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Unformatted text preview: ECE 5670 : Digital Communications Lecture 19: The Discrete Time Complex Baseband Wireless Channel 1 3/31/2011 Instructor: Salman Avestimehr Introduction In the previous lecture we saw that even though the wireless communication is done via passband signals, most of the processing at the transmitter and the receiver happens on the (complex) baseband equivalent signal of the real passband signal. We saw how the baseband to passband conversion is done at the transmitter. We also studied simple examples of the wireless channel and related it to the equivalent channel in the baseband. The focus of this lecture is to develop a robust model for the wireless channel. We want the model to capture the essence of the wireless medium and yet be generic enough to be applicable in all kinds of surroundings. A Simple model Figure 1 shows the processing at the transmitter. We modulate two data streams to generate the sequence of complex baseband voltage points x b [ m ]. The real and imaginary parts of x b [ m ] pass through the D/A converter to give baseband signal x b ( t ). Real and imaginary parts of x b ( t ) then modulates cos and sin parts of the carrier to generate the passband signal x ( t ). The passband signal x ( t ) is transmitted in the air and the signal y ( t ) received. Given all the details of the reflectors and absorbers in the surroundings, one can possibly use Maxwells equations to determine the propagation of the electromagnetic signals and get y ( t ) as an exact function of x ( t ). However, such a detailed model is neither required nor is desired. The transmitter and receiver antennas are typically separated by several wavelengths apart and far field approximations of the signal propagation are good enough. Secondly, we do not want the model to be very specific to certain surrounding. We want the model to be applicable to most of the surroundings and still be meaningful. We can model the electromagnetic signal as rays. As the rays travel in the air, they get attenuated. There is a nonzero propagation delay that each ray experiences. Further, the rays gets reflected by different reflectors before reaching the receiver. Thus, the signal arrives at the receiver via multiple paths, each of which sees different delay and attenuation. There is also an additive noise present at the receiver. Hence, we can have a simple model for the received signal y ( t ) as y ( t ) = summationdisplay i a i x ( t i ) + w ( t ) , (1) 1 Based on lecture notes of Professor Pramod Viswanath at UIUC. 1 x(t) Information Packet Coding Coded Packet Modulation sequence of voltage levels D/A D/A x I b [ m ] x Q b [ m ] x I b ( t ) x Q b ( t ) 2 cos 2 f c t 2 sin 2 f c t Figure 1: Diagrammatic representation of transmitter....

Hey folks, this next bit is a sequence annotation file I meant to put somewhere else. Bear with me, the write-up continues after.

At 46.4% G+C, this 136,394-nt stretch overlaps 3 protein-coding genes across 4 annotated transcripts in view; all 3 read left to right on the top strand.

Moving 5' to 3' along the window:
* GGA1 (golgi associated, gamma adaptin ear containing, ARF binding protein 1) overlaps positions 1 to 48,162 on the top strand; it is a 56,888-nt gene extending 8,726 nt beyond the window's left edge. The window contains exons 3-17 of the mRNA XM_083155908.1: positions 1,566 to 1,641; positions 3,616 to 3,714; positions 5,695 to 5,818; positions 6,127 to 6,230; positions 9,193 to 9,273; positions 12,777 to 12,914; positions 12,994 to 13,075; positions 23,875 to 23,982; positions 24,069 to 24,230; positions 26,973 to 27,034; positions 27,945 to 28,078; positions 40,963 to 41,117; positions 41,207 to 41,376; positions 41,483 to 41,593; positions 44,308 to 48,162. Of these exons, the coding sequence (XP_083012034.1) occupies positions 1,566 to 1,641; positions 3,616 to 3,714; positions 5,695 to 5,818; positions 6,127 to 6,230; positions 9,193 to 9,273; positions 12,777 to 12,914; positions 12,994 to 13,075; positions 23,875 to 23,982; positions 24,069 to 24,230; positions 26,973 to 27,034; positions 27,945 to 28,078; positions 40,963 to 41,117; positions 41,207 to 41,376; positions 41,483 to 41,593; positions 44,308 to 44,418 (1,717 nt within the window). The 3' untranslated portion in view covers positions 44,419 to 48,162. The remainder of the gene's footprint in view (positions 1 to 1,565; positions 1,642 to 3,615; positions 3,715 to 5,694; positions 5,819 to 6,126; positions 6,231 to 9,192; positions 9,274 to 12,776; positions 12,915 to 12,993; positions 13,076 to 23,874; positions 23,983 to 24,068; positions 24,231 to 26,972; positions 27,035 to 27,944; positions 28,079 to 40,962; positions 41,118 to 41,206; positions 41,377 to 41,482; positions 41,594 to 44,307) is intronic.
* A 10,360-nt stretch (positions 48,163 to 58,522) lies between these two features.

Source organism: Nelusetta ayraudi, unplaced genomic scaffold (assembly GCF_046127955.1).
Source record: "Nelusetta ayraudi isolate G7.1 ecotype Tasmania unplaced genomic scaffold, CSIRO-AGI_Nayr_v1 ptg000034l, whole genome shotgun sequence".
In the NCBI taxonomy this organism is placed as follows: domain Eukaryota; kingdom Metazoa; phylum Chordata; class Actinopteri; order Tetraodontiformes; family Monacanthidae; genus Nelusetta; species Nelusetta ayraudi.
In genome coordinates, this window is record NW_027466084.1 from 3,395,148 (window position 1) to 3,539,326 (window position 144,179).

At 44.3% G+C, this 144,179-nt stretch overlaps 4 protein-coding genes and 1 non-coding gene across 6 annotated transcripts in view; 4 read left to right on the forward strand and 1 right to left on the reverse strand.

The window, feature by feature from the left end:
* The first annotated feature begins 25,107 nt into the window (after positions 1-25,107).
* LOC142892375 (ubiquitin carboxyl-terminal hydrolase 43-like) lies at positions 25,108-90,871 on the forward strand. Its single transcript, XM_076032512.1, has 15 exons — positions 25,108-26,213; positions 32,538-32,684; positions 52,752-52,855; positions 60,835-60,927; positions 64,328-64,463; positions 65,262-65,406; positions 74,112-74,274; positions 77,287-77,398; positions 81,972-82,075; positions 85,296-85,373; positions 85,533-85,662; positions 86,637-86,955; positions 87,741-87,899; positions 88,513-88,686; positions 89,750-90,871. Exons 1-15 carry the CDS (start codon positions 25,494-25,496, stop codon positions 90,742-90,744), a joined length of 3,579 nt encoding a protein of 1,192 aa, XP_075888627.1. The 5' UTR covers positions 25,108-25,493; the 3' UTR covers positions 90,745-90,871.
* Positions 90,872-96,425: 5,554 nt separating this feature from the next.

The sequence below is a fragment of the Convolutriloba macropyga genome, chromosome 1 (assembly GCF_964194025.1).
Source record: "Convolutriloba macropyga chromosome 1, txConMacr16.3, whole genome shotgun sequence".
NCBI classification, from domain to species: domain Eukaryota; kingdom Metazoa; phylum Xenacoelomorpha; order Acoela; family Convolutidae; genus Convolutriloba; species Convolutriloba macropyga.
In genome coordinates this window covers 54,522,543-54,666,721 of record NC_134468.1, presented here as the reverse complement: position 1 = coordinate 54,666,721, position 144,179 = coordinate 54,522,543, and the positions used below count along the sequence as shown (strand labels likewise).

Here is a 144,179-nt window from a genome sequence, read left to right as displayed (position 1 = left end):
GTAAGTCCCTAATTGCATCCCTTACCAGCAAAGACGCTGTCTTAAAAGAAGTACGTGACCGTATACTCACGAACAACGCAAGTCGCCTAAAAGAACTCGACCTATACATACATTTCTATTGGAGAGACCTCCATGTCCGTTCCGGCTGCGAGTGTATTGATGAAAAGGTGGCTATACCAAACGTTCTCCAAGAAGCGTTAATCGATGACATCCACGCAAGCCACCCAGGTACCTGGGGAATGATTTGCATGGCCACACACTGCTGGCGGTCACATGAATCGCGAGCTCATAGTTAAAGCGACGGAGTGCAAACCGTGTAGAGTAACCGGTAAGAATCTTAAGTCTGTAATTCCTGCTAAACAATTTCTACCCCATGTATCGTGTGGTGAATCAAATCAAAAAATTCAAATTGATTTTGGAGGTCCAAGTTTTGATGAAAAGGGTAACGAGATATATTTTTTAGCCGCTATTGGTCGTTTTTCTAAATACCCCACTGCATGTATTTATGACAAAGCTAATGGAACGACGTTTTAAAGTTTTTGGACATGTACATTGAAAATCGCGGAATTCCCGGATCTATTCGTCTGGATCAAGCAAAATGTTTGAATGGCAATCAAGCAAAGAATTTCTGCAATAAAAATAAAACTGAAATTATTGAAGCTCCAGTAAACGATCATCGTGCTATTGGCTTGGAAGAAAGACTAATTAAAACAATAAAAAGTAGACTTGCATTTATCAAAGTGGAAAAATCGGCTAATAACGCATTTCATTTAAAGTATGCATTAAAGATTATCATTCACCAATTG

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This note was uploaded on 10/02/2011 for the course ECE 5670 taught by Professor Scaglione during the Spring '11 term at Cornell University (Engineering School).
 Spring '11
 SCAGLIONE

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